In the middle of Campo de' Fiori in Rome hovering over the market stands a statue of a man, the hood of his robe pulled over his bowed head as he surveys the activity below. The inscription on the base of the statue reads:
IL SECOLO DA LUI DIVINATO
DOVE IL ROGO ARSE
(for Bruno – from the age he predicted here, where the fire burned)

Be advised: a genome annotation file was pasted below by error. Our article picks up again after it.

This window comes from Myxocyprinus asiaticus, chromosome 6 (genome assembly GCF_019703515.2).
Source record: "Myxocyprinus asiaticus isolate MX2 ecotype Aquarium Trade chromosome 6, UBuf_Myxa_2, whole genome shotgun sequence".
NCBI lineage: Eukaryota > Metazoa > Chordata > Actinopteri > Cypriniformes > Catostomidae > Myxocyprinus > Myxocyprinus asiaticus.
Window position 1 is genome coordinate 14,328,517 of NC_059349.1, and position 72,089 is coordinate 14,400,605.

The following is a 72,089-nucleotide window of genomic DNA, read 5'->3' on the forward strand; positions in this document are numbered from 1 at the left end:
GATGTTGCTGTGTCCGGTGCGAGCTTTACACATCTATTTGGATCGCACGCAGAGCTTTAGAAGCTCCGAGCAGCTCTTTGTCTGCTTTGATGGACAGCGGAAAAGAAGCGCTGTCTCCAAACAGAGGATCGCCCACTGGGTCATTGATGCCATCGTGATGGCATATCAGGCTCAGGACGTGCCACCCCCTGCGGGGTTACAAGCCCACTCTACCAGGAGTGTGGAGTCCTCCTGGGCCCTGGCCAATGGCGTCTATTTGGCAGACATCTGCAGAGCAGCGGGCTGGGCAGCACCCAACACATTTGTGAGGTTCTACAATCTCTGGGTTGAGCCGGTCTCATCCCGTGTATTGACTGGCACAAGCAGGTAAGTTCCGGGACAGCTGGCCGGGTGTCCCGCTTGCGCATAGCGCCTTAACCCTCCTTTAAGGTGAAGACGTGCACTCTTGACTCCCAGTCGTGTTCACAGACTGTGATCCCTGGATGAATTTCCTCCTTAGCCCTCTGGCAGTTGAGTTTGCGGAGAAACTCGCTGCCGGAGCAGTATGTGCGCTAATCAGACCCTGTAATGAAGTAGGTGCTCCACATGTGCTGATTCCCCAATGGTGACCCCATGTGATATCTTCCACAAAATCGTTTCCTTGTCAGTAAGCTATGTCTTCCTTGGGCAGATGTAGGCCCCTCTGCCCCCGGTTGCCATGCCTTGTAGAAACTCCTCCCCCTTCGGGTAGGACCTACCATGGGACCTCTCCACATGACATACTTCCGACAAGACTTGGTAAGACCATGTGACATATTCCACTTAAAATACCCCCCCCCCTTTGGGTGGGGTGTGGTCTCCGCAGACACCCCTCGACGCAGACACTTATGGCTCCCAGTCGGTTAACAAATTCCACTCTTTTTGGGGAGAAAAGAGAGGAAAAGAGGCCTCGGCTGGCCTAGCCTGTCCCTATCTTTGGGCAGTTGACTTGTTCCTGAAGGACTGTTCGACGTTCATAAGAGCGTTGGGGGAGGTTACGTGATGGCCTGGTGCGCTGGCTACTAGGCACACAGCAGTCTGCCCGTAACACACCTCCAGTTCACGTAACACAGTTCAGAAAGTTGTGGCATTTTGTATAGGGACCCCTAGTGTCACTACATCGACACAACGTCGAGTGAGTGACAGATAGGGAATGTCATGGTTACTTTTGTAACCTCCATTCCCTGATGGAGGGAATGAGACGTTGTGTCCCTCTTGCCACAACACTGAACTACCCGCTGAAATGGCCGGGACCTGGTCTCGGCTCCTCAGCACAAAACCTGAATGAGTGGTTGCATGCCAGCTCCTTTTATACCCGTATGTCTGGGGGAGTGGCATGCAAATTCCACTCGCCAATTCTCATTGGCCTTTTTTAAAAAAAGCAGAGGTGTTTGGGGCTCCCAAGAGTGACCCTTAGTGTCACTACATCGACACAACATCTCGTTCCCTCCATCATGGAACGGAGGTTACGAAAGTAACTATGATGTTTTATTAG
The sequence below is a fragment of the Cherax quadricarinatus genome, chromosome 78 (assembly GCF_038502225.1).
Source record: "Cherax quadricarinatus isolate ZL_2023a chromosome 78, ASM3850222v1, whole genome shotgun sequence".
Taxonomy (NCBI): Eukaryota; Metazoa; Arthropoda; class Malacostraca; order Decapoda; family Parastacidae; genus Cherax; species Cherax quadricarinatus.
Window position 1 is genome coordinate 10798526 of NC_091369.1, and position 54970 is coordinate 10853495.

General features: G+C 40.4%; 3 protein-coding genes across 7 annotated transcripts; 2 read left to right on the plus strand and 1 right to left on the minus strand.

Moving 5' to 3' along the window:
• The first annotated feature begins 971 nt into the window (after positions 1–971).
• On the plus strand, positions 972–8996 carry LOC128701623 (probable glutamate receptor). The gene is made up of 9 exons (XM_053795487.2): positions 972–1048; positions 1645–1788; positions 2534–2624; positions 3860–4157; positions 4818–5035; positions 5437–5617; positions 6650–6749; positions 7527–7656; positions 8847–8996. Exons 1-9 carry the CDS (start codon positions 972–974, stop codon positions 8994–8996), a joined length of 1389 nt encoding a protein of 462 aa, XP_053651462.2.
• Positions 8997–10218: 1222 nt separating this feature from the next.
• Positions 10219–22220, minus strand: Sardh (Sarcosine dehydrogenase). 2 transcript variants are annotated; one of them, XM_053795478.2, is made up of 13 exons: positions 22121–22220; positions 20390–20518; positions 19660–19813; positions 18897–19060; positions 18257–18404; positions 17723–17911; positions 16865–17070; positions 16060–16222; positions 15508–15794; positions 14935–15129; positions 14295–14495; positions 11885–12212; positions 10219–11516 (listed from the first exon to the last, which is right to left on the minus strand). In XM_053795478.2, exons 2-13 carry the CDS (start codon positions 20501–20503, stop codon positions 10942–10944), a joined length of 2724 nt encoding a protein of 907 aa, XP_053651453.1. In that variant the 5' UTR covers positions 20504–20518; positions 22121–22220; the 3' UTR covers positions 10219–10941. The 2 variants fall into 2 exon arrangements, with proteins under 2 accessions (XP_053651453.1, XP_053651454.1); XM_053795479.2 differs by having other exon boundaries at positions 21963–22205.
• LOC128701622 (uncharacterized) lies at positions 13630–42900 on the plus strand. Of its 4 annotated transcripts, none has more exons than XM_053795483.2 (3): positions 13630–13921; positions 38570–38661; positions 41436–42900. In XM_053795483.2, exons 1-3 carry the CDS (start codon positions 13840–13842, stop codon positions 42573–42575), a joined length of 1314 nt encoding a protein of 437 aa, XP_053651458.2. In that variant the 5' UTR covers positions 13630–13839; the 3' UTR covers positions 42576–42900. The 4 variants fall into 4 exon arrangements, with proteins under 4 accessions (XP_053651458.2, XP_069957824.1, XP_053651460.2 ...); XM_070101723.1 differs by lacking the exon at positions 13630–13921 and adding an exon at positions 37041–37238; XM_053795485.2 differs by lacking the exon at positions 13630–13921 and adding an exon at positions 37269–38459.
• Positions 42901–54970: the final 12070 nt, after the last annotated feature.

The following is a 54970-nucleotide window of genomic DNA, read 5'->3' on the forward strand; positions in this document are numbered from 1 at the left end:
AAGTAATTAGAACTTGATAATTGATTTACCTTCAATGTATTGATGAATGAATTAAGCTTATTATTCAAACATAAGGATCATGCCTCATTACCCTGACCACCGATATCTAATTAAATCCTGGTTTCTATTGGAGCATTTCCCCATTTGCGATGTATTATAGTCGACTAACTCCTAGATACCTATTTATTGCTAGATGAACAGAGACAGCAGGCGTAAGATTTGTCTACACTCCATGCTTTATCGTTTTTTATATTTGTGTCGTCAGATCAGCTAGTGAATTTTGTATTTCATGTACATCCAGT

This was Giordano Bruno, Italian philosopher and former Dominican monk, who was burned at the stake for heresy on February 17, 1600 on the spot where the statue now stands guard. He believed the universe was infinite and held the possibility of multiple galaxies and multiple solar systems. He protested the social and moral corruption of the time, and eventually ran afoul of the Roman Inquisition. His thoughts and words remain potent – even more so in today's political climate. On February 17, 2019 to mark the anniversary of his death I did a small performance in Rome. I burned some of his writings, and then knelt to sweep up the ashes.